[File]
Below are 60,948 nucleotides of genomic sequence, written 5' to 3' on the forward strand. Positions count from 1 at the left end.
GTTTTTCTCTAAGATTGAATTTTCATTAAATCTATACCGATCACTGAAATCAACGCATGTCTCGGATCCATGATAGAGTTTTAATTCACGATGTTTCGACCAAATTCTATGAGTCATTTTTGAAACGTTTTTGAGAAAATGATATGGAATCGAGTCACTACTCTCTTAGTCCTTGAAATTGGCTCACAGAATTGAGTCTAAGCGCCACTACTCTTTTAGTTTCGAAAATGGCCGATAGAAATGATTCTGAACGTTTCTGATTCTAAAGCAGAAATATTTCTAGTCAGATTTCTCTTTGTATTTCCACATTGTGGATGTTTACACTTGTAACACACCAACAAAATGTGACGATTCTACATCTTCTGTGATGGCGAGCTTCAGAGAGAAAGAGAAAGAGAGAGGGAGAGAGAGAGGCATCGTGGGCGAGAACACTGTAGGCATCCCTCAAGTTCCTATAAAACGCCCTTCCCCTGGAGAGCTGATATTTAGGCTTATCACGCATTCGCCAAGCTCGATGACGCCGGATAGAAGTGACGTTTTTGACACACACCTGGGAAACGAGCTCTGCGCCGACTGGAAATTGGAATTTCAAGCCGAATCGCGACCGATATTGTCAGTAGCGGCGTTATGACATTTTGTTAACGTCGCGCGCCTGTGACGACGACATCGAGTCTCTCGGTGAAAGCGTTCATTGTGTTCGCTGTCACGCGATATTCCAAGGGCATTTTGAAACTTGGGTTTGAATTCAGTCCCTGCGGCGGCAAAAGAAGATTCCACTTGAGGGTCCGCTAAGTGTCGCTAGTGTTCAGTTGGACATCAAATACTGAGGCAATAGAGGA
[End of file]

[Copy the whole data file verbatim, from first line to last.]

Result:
Below are 60,948 nucleotides of genomic sequence, written 5' to 3' on the forward strand. Positions count from 1 at the left end.
GTTTTTCTCTAAGATTGAATTTTCATTAAATCTATACCGATCACTGAAATCAACGCATGTCTCGGATCCATGATAGAGTTTTAATTCACGATGTTTCGACCAAATTCTATGAGTCATTTTTGAAACGTTTTTGAGAAAATGATATGGAATCGAGTCACTACTCTCTTAGTCCTTGAAATTGGCTCACAGAATTGAGTCTAAGCGCCACTACTCTTTTAGTTTCGAAAATGGCCGATAGAAATGATTCTGAACGTTTCTGATTCTAAAGCAGAAATATTTCTAGTCAGATTTCTCTTTGTATTTCCACATTGTGGATGTTTACACTTGTAACACACCAACAAAATGTGACGATTCTACATCTTCTGTGATGGCGAGCTTCAGAGAGAAAGAGAAAGAGAGAGGGAGAGAGAGAGGCATCGTGGGCGAGAACACTGTAGGCATCCCTCAAGTTCCTATAAAACGCCCTTCCCCTGGAGAGCTGATATTTAGGCTTATCACGCATTCGCCAAGCTCGATGACGCCGGATAGAAGTGACGTTTTTGACACACACCTGGGAAACGAGCTCTGCGCCGACTGGAAATTGGAATTTCAAGCCGAATCGCGACCGATATTGTCAGTAGCGGCGTTATGACATTTTGTTAACGTCGCGCGCCTGTGACGACGACATCGAGTCTCTCGGTGAAAGCGTTCATTGTGTTCGCTGTCACGCGATATTCCAAGGGCATTTTGAAACTTGGGTTTGAATTCAGTCCCTGCGGCGGCAAAAGAAGATTCCACTTGAGGGTCCGCTAAGTGTCGCTAGTGTTCAGTTGGACATCAAATACTGAGGCAATAGAGGA